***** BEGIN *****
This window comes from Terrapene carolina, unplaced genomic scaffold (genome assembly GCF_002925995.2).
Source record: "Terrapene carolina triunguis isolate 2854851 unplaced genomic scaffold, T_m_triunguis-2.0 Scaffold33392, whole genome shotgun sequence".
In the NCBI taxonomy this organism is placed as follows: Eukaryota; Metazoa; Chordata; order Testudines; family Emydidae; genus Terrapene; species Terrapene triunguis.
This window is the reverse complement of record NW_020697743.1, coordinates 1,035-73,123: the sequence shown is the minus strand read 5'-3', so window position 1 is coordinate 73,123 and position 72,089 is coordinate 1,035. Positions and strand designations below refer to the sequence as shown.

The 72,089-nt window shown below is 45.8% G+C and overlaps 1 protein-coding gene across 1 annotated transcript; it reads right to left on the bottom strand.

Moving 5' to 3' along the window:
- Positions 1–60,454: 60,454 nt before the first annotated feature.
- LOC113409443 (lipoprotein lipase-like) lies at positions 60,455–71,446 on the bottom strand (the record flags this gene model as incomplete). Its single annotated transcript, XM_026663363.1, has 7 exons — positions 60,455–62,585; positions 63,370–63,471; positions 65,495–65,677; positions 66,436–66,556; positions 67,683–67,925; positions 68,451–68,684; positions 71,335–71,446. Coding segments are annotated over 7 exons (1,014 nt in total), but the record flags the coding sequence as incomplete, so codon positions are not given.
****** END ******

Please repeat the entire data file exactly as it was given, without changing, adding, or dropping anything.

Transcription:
This window comes from Terrapene carolina, unplaced genomic scaffold (genome assembly GCF_002925995.2).
Source record: "Terrapene carolina triunguis isolate 2854851 unplaced genomic scaffold, T_m_triunguis-2.0 Scaffold33392, whole genome shotgun sequence".
In the NCBI taxonomy this organism is placed as follows: Eukaryota; Metazoa; Chordata; order Testudines; family Emydidae; genus Terrapene; species Terrapene triunguis.
This window is the reverse complement of record NW_020697743.1, coordinates 1,035-73,123: the sequence shown is the minus strand read 5'-3', so window position 1 is coordinate 73,123 and position 72,089 is coordinate 1,035. Positions and strand designations below refer to the sequence as shown.

The 72,089-nt window shown below is 45.8% G+C and overlaps 1 protein-coding gene across 1 annotated transcript; it reads right to left on the bottom strand.

Moving 5' to 3' along the window:
- Positions 1–60,454: 60,454 nt before the first annotated feature.
- LOC113409443 (lipoprotein lipase-like) lies at positions 60,455–71,446 on the bottom strand (the record flags this gene model as incomplete). Its single annotated transcript, XM_026663363.1, has 7 exons — positions 60,455–62,585; positions 63,370–63,471; positions 65,495–65,677; positions 66,436–66,556; positions 67,683–67,925; positions 68,451–68,684; positions 71,335–71,446. Coding segments are annotated over 7 exons (1,014 nt in total), but the record flags the coding sequence as incomplete, so codon positions are not given.